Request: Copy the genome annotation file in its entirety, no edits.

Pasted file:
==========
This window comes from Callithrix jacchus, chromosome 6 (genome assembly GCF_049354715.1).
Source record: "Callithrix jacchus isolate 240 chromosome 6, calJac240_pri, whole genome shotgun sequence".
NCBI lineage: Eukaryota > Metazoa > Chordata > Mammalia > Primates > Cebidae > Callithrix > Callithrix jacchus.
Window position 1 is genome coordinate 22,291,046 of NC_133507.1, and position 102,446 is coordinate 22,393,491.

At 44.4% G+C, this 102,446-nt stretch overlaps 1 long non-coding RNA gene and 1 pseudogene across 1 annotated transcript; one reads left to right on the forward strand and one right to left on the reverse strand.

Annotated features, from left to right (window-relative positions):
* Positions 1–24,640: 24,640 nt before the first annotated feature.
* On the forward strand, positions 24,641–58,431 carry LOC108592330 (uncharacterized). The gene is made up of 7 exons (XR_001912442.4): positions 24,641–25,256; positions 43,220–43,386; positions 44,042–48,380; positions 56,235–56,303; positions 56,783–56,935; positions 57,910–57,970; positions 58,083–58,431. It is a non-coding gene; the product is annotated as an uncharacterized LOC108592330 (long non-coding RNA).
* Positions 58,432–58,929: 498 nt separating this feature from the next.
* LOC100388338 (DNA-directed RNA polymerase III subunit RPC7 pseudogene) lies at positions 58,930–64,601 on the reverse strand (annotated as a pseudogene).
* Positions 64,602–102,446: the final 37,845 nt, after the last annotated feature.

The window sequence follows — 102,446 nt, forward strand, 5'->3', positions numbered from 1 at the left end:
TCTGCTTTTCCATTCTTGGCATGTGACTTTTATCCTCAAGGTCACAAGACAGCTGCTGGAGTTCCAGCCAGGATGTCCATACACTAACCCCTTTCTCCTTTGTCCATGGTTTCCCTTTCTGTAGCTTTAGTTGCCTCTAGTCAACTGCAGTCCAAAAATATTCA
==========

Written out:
This window comes from Callithrix jacchus, chromosome 6 (genome assembly GCF_049354715.1).
Source record: "Callithrix jacchus isolate 240 chromosome 6, calJac240_pri, whole genome shotgun sequence".
NCBI lineage: Eukaryota > Metazoa > Chordata > Mammalia > Primates > Cebidae > Callithrix > Callithrix jacchus.
Window position 1 is genome coordinate 22,291,046 of NC_133507.1, and position 102,446 is coordinate 22,393,491.

At 44.4% G+C, this 102,446-nt stretch overlaps 1 long non-coding RNA gene and 1 pseudogene across 1 annotated transcript; one reads left to right on the forward strand and one right to left on the reverse strand.

Annotated features, from left to right (window-relative positions):
* Positions 1–24,640: 24,640 nt before the first annotated feature.
* On the forward strand, positions 24,641–58,431 carry LOC108592330 (uncharacterized). The gene is made up of 7 exons (XR_001912442.4): positions 24,641–25,256; positions 43,220–43,386; positions 44,042–48,380; positions 56,235–56,303; positions 56,783–56,935; positions 57,910–57,970; positions 58,083–58,431. It is a non-coding gene; the product is annotated as an uncharacterized LOC108592330 (long non-coding RNA).
* Positions 58,432–58,929: 498 nt separating this feature from the next.
* LOC100388338 (DNA-directed RNA polymerase III subunit RPC7 pseudogene) lies at positions 58,930–64,601 on the reverse strand (annotated as a pseudogene).
* Positions 64,602–102,446: the final 37,845 nt, after the last annotated feature.

The window sequence follows — 102,446 nt, forward strand, 5'->3', positions numbered from 1 at the left end:
TCTGCTTTTCCATTCTTGGCATGTGACTTTTATCCTCAAGGTCACAAGACAGCTGCTGGAGTTCCAGCCAGGATGTCCATACACTAACCCCTTTCTCCTTTGTCCATGGTTTCCCTTTCTGTAGCTTTAGTTGCCTCTAGTCAACTGCAGTCCAAAAATATTCA